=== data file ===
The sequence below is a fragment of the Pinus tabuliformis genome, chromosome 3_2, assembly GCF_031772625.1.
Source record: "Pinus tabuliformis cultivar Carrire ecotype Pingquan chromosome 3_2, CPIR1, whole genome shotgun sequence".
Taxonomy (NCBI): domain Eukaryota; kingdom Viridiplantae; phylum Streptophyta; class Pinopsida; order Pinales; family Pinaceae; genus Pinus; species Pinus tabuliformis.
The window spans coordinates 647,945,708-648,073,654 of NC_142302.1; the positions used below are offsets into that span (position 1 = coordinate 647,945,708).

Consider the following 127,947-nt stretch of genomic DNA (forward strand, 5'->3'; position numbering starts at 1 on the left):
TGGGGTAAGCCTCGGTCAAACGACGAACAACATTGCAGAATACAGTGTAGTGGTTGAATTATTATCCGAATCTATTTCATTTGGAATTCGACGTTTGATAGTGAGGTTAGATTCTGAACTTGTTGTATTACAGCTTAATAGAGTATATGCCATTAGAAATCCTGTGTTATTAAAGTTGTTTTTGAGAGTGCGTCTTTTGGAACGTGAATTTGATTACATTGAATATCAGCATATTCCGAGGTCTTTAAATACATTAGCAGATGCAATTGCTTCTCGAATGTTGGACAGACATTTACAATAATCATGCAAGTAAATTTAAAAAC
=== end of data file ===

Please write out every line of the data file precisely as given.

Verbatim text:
The sequence below is a fragment of the Pinus tabuliformis genome, chromosome 3_2, assembly GCF_031772625.1.
Source record: "Pinus tabuliformis cultivar Carrire ecotype Pingquan chromosome 3_2, CPIR1, whole genome shotgun sequence".
Taxonomy (NCBI): domain Eukaryota; kingdom Viridiplantae; phylum Streptophyta; class Pinopsida; order Pinales; family Pinaceae; genus Pinus; species Pinus tabuliformis.
The window spans coordinates 647,945,708-648,073,654 of NC_142302.1; the positions used below are offsets into that span (position 1 = coordinate 647,945,708).

Consider the following 127,947-nt stretch of genomic DNA (forward strand, 5'->3'; position numbering starts at 1 on the left):
TGGGGTAAGCCTCGGTCAAACGACGAACAACATTGCAGAATACAGTGTAGTGGTTGAATTATTATCCGAATCTATTTCATTTGGAATTCGACGTTTGATAGTGAGGTTAGATTCTGAACTTGTTGTATTACAGCTTAATAGAGTATATGCCATTAGAAATCCTGTGTTATTAAAGTTGTTTTTGAGAGTGCGTCTTTTGGAACGTGAATTTGATTACATTGAATATCAGCATATTCCGAGGTCTTTAAATACATTAGCAGATGCAATTGCTTCTCGAATGTTGGACAGACATTTACAATAATCATGCAAGTAAATTTAAAAAC